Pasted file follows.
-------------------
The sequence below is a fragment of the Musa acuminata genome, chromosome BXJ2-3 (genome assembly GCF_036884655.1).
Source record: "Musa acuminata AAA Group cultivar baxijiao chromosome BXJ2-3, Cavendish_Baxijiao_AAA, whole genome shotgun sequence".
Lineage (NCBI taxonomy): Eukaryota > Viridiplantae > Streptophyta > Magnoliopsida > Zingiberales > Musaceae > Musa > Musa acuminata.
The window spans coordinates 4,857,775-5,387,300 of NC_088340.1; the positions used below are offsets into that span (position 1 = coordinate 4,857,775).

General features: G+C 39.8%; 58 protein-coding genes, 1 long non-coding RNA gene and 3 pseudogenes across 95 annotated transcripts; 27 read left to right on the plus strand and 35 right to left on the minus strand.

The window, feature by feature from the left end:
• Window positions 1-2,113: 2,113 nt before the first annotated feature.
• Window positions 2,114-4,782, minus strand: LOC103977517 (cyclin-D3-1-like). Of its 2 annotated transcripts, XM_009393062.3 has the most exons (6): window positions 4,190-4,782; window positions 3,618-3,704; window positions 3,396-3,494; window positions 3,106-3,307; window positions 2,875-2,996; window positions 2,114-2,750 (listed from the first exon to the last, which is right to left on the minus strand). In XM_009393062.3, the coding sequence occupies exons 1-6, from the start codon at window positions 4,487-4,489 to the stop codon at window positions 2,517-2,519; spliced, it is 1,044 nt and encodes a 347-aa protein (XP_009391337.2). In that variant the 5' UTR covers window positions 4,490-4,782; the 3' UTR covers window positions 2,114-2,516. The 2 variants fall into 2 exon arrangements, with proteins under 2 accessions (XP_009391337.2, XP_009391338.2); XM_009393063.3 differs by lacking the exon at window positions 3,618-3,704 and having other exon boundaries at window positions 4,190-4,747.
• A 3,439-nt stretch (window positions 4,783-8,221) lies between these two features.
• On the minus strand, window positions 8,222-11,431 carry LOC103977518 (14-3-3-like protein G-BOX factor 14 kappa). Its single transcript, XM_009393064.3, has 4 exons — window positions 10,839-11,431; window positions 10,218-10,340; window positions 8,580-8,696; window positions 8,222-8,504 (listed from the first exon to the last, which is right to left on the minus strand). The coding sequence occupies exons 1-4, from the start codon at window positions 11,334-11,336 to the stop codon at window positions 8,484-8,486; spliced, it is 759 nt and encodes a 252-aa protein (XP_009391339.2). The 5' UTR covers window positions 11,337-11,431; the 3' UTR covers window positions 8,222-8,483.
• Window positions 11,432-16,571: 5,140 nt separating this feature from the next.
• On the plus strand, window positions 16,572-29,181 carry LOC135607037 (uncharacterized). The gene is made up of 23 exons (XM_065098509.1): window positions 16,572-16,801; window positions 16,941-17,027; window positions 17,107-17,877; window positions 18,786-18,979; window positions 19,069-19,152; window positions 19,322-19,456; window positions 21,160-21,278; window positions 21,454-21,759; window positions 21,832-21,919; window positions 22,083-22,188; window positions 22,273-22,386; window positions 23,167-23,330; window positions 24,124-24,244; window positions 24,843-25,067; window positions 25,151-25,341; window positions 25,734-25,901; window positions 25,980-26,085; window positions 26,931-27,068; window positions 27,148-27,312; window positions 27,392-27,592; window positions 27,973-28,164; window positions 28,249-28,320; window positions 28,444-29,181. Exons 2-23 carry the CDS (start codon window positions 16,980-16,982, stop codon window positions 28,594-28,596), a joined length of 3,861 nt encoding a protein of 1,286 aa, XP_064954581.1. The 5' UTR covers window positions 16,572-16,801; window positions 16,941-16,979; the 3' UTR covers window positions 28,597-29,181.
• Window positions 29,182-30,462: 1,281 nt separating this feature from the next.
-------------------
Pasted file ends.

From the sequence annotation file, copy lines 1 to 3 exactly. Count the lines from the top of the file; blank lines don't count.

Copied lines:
The sequence below is a fragment of the Musa acuminata genome, chromosome BXJ2-3 (genome assembly GCF_036884655.1).
Source record: "Musa acuminata AAA Group cultivar baxijiao chromosome BXJ2-3, Cavendish_Baxijiao_AAA, whole genome shotgun sequence".
Lineage (NCBI taxonomy): Eukaryota > Viridiplantae > Streptophyta > Magnoliopsida > Zingiberales > Musaceae > Musa > Musa acuminata.